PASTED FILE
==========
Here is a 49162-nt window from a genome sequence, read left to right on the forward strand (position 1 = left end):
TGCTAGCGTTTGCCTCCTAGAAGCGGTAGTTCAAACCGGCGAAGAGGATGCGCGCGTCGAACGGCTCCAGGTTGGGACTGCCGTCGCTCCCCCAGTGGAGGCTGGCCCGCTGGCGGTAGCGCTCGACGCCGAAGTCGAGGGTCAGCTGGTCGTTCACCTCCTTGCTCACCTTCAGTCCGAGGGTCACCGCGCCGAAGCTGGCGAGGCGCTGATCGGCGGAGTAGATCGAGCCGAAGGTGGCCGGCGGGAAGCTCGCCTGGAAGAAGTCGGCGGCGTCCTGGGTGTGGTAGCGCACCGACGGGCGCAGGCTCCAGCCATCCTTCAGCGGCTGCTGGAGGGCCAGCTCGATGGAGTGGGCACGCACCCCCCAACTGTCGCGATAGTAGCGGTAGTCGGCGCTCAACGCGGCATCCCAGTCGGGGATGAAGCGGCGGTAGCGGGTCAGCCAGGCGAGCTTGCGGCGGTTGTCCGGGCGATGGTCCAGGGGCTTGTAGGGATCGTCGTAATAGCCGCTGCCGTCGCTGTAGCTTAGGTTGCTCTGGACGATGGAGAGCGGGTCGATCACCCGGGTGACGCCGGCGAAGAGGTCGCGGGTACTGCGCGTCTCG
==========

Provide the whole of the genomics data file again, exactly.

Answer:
Here is a 49162-nt window from a genome sequence, read left to right on the forward strand (position 1 = left end):
TGCTAGCGTTTGCCTCCTAGAAGCGGTAGTTCAAACCGGCGAAGAGGATGCGCGCGTCGAACGGCTCCAGGTTGGGACTGCCGTCGCTCCCCCAGTGGAGGCTGGCCCGCTGGCGGTAGCGCTCGACGCCGAAGTCGAGGGTCAGCTGGTCGTTCACCTCCTTGCTCACCTTCAGTCCGAGGGTCACCGCGCCGAAGCTGGCGAGGCGCTGATCGGCGGAGTAGATCGAGCCGAAGGTGGCCGGCGGGAAGCTCGCCTGGAAGAAGTCGGCGGCGTCCTGGGTGTGGTAGCGCACCGACGGGCGCAGGCTCCAGCCATCCTTCAGCGGCTGCTGGAGGGCCAGCTCGATGGAGTGGGCACGCACCCCCCAACTGTCGCGATAGTAGCGGTAGTCGGCGCTCAACGCGGCATCCCAGTCGGGGATGAAGCGGCGGTAGCGGGTCAGCCAGGCGAGCTTGCGGCGGTTGTCCGGGCGATGGTCCAGGGGCTTGTAGGGATCGTCGTAATAGCCGCTGCCGTCGCTGTAGCTTAGGTTGCTCTGGACGATGGAGAGCGGGTCGATCACCCGGGTGACGCCGGCGAAGAGGTCGCGGGTACTGCGCGTCTCG